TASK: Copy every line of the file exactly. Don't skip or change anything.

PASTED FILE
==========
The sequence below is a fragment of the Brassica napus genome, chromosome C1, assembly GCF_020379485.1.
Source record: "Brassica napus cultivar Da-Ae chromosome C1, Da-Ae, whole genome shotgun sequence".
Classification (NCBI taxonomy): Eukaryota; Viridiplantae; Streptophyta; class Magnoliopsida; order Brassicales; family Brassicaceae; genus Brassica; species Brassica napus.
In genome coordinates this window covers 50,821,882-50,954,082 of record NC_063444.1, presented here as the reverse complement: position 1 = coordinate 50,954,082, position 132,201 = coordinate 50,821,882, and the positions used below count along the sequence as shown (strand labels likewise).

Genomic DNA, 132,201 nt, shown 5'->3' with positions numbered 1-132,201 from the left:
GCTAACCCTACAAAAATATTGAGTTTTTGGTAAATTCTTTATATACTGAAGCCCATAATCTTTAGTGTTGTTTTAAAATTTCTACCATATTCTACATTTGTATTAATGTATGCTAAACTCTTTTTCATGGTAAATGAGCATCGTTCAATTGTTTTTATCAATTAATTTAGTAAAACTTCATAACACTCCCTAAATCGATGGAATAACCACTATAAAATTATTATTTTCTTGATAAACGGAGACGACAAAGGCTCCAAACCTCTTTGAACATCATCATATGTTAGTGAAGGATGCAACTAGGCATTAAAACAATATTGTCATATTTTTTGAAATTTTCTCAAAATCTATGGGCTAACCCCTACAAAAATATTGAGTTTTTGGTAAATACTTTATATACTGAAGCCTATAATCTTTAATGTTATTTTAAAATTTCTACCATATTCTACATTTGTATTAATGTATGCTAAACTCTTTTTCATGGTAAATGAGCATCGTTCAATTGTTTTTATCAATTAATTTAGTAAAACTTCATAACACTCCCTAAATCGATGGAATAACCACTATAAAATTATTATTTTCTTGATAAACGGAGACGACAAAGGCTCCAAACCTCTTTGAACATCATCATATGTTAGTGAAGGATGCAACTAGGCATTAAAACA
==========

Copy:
The sequence below is a fragment of the Brassica napus genome, chromosome C1, assembly GCF_020379485.1.
Source record: "Brassica napus cultivar Da-Ae chromosome C1, Da-Ae, whole genome shotgun sequence".
Classification (NCBI taxonomy): Eukaryota; Viridiplantae; Streptophyta; class Magnoliopsida; order Brassicales; family Brassicaceae; genus Brassica; species Brassica napus.
In genome coordinates this window covers 50,821,882-50,954,082 of record NC_063444.1, presented here as the reverse complement: position 1 = coordinate 50,954,082, position 132,201 = coordinate 50,821,882, and the positions used below count along the sequence as shown (strand labels likewise).

Genomic DNA, 132,201 nt, shown 5'->3' with positions numbered 1-132,201 from the left:
GCTAACCCTACAAAAATATTGAGTTTTTGGTAAATTCTTTATATACTGAAGCCCATAATCTTTAGTGTTGTTTTAAAATTTCTACCATATTCTACATTTGTATTAATGTATGCTAAACTCTTTTTCATGGTAAATGAGCATCGTTCAATTGTTTTTATCAATTAATTTAGTAAAACTTCATAACACTCCCTAAATCGATGGAATAACCACTATAAAATTATTATTTTCTTGATAAACGGAGACGACAAAGGCTCCAAACCTCTTTGAACATCATCATATGTTAGTGAAGGATGCAACTAGGCATTAAAACAATATTGTCATATTTTTTGAAATTTTCTCAAAATCTATGGGCTAACCCCTACAAAAATATTGAGTTTTTGGTAAATACTTTATATACTGAAGCCTATAATCTTTAATGTTATTTTAAAATTTCTACCATATTCTACATTTGTATTAATGTATGCTAAACTCTTTTTCATGGTAAATGAGCATCGTTCAATTGTTTTTATCAATTAATTTAGTAAAACTTCATAACACTCCCTAAATCGATGGAATAACCACTATAAAATTATTATTTTCTTGATAAACGGAGACGACAAAGGCTCCAAACCTCTTTGAACATCATCATATGTTAGTGAAGGATGCAACTAGGCATTAAAACA